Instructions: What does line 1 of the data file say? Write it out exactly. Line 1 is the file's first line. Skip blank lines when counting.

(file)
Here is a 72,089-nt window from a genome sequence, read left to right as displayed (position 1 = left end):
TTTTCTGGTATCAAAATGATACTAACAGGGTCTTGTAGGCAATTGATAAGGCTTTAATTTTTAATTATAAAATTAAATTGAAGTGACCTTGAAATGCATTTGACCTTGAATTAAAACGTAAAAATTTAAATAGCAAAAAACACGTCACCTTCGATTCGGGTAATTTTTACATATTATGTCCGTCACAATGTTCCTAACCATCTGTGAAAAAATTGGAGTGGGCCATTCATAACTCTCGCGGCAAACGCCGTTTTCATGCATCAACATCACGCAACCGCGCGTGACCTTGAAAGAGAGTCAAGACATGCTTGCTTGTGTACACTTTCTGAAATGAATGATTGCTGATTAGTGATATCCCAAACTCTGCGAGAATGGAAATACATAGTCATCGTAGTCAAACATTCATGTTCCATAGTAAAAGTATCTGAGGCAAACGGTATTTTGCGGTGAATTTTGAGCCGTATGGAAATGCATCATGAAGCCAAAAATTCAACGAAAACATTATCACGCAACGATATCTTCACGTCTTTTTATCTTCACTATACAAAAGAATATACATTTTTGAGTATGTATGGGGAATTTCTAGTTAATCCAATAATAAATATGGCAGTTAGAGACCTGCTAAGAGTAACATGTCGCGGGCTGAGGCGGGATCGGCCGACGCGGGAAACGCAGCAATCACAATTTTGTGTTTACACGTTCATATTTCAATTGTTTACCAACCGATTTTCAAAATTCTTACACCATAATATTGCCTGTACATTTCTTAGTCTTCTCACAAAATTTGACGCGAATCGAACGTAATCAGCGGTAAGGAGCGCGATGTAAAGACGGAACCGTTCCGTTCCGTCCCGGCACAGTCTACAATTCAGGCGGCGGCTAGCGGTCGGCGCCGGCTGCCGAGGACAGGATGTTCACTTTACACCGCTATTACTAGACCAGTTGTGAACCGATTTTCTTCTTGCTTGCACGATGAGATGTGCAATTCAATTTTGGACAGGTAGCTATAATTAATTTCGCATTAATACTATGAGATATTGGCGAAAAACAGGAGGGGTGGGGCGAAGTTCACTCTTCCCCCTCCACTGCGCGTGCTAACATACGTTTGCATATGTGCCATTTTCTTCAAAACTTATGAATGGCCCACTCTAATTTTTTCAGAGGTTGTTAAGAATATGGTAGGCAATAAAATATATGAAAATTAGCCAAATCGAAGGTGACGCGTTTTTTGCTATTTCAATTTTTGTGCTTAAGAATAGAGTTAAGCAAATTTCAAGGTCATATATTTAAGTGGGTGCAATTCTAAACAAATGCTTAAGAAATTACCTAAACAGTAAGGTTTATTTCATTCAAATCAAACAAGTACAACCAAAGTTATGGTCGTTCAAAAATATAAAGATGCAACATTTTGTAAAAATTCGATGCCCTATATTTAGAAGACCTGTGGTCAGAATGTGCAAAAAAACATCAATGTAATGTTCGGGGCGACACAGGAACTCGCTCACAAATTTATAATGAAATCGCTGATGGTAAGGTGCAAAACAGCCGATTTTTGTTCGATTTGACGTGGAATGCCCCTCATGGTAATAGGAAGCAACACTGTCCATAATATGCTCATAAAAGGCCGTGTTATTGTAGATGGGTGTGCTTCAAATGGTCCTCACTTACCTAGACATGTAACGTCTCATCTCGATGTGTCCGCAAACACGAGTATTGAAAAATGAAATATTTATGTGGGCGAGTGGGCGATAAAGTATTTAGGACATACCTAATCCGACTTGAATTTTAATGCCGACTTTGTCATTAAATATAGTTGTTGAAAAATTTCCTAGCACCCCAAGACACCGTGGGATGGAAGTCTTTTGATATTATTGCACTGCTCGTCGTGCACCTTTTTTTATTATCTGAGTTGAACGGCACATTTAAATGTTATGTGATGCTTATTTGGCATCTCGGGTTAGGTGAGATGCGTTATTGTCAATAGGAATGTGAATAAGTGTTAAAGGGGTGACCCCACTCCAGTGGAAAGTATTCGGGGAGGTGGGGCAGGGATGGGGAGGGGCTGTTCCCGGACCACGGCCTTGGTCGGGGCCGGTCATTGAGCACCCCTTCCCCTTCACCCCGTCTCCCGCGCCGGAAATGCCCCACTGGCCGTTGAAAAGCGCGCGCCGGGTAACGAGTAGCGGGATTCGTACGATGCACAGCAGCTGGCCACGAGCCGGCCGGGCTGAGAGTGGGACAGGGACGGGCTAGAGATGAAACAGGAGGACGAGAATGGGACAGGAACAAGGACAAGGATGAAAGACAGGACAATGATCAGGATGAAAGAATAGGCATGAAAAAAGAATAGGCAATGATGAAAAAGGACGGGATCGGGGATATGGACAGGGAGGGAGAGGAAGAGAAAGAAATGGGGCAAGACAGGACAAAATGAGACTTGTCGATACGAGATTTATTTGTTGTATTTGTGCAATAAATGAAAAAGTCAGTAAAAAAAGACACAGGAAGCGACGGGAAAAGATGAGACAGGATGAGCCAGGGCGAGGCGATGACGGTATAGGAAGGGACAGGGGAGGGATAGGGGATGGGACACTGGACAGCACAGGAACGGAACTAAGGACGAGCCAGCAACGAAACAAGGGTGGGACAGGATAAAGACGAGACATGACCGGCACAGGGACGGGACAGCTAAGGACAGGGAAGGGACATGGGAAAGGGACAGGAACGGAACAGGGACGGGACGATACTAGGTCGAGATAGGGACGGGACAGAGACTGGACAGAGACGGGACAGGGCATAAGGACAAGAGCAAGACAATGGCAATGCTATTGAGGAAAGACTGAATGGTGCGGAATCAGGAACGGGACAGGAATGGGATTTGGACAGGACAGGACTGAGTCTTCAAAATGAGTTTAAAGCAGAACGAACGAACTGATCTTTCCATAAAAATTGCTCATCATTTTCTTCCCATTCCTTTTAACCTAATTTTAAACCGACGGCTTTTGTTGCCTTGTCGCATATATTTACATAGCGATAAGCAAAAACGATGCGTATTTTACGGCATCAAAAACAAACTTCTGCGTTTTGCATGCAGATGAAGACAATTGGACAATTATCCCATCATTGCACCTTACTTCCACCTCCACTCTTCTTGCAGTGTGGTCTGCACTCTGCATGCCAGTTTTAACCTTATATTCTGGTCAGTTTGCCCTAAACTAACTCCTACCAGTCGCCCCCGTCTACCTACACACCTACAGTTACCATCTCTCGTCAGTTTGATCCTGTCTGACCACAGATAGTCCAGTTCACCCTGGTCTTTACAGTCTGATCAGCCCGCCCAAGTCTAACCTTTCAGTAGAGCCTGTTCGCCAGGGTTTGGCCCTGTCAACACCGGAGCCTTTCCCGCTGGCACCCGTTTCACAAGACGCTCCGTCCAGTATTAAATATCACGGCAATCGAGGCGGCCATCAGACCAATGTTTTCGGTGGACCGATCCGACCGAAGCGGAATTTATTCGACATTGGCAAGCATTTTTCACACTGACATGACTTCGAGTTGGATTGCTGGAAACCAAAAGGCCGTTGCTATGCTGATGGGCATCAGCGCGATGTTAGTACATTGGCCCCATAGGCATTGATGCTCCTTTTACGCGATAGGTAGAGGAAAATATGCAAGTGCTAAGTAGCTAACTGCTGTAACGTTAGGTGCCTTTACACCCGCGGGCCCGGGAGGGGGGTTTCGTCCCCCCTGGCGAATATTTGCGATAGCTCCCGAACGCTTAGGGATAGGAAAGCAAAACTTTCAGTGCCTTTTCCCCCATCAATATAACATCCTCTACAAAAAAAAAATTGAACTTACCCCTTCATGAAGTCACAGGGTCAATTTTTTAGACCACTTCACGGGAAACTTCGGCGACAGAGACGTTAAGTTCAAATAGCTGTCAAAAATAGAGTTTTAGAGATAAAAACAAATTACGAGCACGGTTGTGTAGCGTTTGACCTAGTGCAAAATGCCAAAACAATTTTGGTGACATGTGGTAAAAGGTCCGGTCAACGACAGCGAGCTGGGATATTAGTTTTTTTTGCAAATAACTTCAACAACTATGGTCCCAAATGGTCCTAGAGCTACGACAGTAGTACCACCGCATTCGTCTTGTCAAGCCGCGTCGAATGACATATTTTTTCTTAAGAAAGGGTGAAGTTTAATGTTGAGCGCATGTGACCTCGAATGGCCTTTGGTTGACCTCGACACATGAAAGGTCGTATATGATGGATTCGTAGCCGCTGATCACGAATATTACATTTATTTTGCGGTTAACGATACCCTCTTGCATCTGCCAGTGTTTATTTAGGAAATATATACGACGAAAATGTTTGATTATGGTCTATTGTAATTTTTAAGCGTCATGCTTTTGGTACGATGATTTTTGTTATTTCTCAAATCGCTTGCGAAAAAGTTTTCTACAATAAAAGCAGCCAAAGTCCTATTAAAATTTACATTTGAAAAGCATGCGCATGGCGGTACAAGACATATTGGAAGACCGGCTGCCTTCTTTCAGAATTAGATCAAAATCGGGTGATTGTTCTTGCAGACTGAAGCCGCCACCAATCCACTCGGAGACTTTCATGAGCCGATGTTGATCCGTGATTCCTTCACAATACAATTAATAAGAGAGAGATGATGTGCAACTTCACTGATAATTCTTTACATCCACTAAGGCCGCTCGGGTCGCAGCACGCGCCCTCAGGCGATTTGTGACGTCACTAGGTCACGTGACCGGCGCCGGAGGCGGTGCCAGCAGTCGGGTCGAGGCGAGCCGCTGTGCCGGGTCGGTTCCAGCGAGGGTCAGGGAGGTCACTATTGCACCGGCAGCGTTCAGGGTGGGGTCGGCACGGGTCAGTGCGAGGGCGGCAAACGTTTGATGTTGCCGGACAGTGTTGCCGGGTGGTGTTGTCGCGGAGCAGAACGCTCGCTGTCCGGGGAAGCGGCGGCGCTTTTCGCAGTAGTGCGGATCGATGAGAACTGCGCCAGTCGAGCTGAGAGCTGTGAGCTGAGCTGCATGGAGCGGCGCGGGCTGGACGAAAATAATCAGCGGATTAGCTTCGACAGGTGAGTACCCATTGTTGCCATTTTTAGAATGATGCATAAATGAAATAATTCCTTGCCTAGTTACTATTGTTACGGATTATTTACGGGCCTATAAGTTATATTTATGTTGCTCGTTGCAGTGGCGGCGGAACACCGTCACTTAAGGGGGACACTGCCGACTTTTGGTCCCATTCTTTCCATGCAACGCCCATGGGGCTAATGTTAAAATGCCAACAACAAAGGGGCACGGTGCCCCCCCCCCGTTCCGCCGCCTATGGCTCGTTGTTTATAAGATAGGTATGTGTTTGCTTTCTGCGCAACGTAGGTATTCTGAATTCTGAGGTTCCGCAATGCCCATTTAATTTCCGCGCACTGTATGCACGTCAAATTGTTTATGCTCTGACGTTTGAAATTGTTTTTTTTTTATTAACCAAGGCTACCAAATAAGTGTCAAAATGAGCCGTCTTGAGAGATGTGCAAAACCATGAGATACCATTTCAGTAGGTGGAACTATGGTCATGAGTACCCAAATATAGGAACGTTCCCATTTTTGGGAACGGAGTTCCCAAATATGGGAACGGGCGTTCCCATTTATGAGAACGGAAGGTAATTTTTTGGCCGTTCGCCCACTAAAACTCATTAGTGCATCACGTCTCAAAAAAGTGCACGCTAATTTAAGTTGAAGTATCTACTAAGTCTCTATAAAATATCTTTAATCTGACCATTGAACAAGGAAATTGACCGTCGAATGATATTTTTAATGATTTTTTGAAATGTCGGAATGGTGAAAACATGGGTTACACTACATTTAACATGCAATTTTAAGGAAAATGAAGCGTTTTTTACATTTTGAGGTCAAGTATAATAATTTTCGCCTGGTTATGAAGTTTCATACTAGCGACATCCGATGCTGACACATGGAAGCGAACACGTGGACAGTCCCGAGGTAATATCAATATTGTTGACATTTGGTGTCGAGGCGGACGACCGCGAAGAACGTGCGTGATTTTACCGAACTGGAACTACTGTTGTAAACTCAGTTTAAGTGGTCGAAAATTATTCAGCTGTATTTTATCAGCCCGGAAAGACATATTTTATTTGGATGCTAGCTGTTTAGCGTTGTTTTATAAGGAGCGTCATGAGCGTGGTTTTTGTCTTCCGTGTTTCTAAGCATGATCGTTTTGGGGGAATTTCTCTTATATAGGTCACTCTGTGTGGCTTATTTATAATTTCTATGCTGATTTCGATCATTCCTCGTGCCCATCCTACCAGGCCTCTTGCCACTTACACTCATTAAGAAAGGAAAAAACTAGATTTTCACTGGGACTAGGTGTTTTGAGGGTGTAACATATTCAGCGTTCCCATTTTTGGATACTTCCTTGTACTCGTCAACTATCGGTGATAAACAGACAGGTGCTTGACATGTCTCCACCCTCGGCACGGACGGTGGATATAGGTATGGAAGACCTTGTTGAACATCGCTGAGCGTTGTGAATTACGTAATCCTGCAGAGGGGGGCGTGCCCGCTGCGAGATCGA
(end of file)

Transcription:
Here is a 72,089-nt window from a genome sequence, read left to right as displayed (position 1 = left end):